Declutter your data to find real student learning stories

Part one of three posts introduces the idea that for K-12 schools to be successful in using data to grow learning they need to declutter their thinking, and data. Giving  teachers a clear line of vision into each student’s learning story is the Kondo goal. Posts 2 and 3 will discuss how to get a Kondo mindset working at your school to progressively build a beautifully organised learning support space.

Marie Kondo’s decluttering philosophy has people everywhere re-thinking how simplicity trumps clutter and stress. This simple idea of people being in control of all of their ‘stuff’ moves to the top of everyone’s to do list as soon as they read Marie’s  book or watch her TV series. Decluttering applies to our book collections, Facebook friends, and even our family members. The same simple principle applies to K-12 schools and the data they collect in cluttered, stress-driven systems.

In a nutshell: Schools should decide on and organise the learning data that brings joy to teachers’ lives every day, and release what doesn’t. If there is no alignment to teaching and learning, there is no joy in data for teachers. Don’t clutter an already busy life.

The popularity of Kondo’s approach proves how good it feels to eliminate excess in our lives and get back to what matters. If Marie Kondo came to your school to help, what would your goal be? I would suggest a great ‘Kondo’ goal challenge; to have a learning story for every student, in a single accessible and uncluttered space! The one place Kondo hasn’t tackled, however, might be the most cluttered of all: our minds. Let’s get some clear thinking around how we could approach our first goal.

Step 1 . What level of visibility into a single student learning story would delight teachers right now?

Step 1 is not a trick question.  I asked a Learning Director at a large school how many data sources the school collected or had access to, somewhere. In about 20 seconds flat, we had a list.

NAPLAN – for 10 years (across four domains), PAT Early Years, PAT-M, PAT-R, PAT Spelling and Vocab and Science for many years and cohorts, E-WRITE, MYAT, ALLWELL M, R, C, Flourishing, Education Perfect, Mathspace, Mathletics, Maths Online, Probe, PM Benchmark, Soundwaves, Edumate, Observations, Snapshot, Valid Science, PISA and Canvas.

Like every school, there is always lots of data and with that data comes cluttered thinking around what could and should be done with it. All of these data sources can’t have the same importance to a teacher at once. The sheer process of streamlining can unleash a barrage of decisions that don’t really add value to achieving your goal: Should we include all of our data not just some? Why not build a data warehouse? If we have that, we really need this as well! Can we have charts and dashboards across all data? Before you give yourself a chance to declutter, your mind is again full of clutter.

If you focus your thinking around what data makes the biggest immediate impact to teachers, what would that be?  In our experience with many schools, we can highlight what we get asked, in the order we get asked. The ultimate goal is always to build a single student view that delivers clarity and relevance to every teacher, reducing their mental clutter of worrying about what they don’t know. Some teachers suffer from real FOMO stress.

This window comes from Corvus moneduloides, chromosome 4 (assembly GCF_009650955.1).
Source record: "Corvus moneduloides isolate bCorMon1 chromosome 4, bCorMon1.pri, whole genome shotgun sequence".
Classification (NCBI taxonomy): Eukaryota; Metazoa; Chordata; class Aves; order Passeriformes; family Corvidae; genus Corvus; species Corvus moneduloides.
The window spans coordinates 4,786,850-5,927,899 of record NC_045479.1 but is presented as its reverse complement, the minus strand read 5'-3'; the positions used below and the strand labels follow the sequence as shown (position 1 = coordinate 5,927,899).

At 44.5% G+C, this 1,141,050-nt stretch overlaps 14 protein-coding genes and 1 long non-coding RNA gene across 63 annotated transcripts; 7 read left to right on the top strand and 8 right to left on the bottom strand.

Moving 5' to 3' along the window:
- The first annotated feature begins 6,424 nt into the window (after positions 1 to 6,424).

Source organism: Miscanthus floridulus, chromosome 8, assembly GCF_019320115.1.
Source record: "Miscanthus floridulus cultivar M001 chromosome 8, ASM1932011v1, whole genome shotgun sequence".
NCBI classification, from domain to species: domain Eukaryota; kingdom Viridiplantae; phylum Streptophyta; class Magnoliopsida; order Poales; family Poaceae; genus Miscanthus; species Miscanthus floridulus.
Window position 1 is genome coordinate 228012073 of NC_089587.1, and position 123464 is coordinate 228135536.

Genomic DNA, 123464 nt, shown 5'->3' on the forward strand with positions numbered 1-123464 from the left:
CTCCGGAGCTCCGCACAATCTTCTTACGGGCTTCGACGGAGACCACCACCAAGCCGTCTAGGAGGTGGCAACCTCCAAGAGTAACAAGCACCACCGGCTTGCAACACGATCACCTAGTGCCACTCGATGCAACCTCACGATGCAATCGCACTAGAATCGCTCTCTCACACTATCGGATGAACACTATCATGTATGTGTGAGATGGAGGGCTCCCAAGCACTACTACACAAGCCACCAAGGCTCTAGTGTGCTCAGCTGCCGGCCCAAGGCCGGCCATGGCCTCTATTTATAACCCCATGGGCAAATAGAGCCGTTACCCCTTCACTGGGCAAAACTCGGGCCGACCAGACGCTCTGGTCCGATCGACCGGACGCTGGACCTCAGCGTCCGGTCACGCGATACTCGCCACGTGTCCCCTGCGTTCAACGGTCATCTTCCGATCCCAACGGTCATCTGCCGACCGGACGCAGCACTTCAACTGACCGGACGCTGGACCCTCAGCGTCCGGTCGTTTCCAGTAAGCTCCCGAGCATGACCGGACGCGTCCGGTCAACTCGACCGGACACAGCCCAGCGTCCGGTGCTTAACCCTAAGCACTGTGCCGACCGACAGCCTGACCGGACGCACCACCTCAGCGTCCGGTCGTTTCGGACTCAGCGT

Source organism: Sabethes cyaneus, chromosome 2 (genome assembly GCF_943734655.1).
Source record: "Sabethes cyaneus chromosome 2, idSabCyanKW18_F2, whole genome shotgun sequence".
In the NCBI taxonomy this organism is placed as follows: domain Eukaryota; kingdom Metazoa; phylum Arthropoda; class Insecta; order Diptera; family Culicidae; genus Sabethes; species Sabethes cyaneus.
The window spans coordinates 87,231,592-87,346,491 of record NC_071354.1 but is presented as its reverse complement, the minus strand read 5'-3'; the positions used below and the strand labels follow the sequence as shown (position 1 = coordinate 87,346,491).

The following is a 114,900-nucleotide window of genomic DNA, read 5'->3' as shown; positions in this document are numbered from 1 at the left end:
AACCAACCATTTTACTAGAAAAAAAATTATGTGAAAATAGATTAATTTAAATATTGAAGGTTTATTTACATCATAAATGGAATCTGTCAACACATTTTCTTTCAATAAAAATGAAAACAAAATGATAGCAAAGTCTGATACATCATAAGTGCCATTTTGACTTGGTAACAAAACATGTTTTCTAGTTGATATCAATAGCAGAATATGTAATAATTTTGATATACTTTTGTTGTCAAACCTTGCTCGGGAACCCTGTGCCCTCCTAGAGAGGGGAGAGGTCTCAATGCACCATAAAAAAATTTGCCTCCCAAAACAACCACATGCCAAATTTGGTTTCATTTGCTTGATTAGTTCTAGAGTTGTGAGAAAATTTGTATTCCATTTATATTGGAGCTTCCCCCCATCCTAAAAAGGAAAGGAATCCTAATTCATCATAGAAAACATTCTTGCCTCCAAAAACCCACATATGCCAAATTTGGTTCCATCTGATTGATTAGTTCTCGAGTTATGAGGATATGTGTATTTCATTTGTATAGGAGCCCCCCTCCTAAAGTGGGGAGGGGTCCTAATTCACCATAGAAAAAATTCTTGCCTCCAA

1. Diagnostic data. There is a lot of good data available from multiple sources. It’s accurate, complete and accessible. This data usually resides in the same closet space, a shared drive full of excel spreadsheets. The clutter, however, is in the data itself. It is hard to shape into a single learning story from multiple formats and scales. NAPLAN, PAT, ALLWELL and PISA offer the most accurate insights in many formats. Decluttering is a simple process when you know how.
  2. Pastoral data has a high priority for visibility and clarity. This data lives in systems that are often inconsistent in detail and context. Pastoral data comes from legacy SIS attendance, extra curricula and behavioural data, surveys and specialised assessments each providing different angles of view across each student’s plane. Importantly, this data is not prescriptive. Pastoral data ignites the cognitive experience of teachers with a backdrop of insights into potential barriers and opportunities. Again, a clear alignment to each student keeps this relevant and simple.
  3. Report data. Yes, the classic academic reporting data built twice a year, usually, is still the big apple that seldom falls far from the tree. The importance of this data is truly realised when it can be easily compared to diagnostic and pastoral data. It’s the process of alignment of these sources that brings the most joy.
  4. Reliable data from other systems. This is typically where clutter and fragmented information re-enters the mix often through multiple Gradebooks. LMS data, formative and specialised application data is usually fragmented and, yes, cluttered with all sorts of ‘stuff’’. The challenge with this data is to work out what part of teacher joy it contributes to, if at all?

Schools suffer at the hands of clutter so much so that SAU (Schooling as usual) is all teachers can do with the information they have. What would happen if Marie Kondo came to talk to you about the clutter in your data closets? Would she focus on decluttering the data closet or the real clutter that may be holding us all back; what we think teachers need to live joyously and FOMO free?

In Part 2 of this series we will talk about how to organise your important data, taking  what you need and delighting teachers with simple uncluttered access. What joy!

Mark Stanley is CEO and Founder of Literatu.

www.literatu.com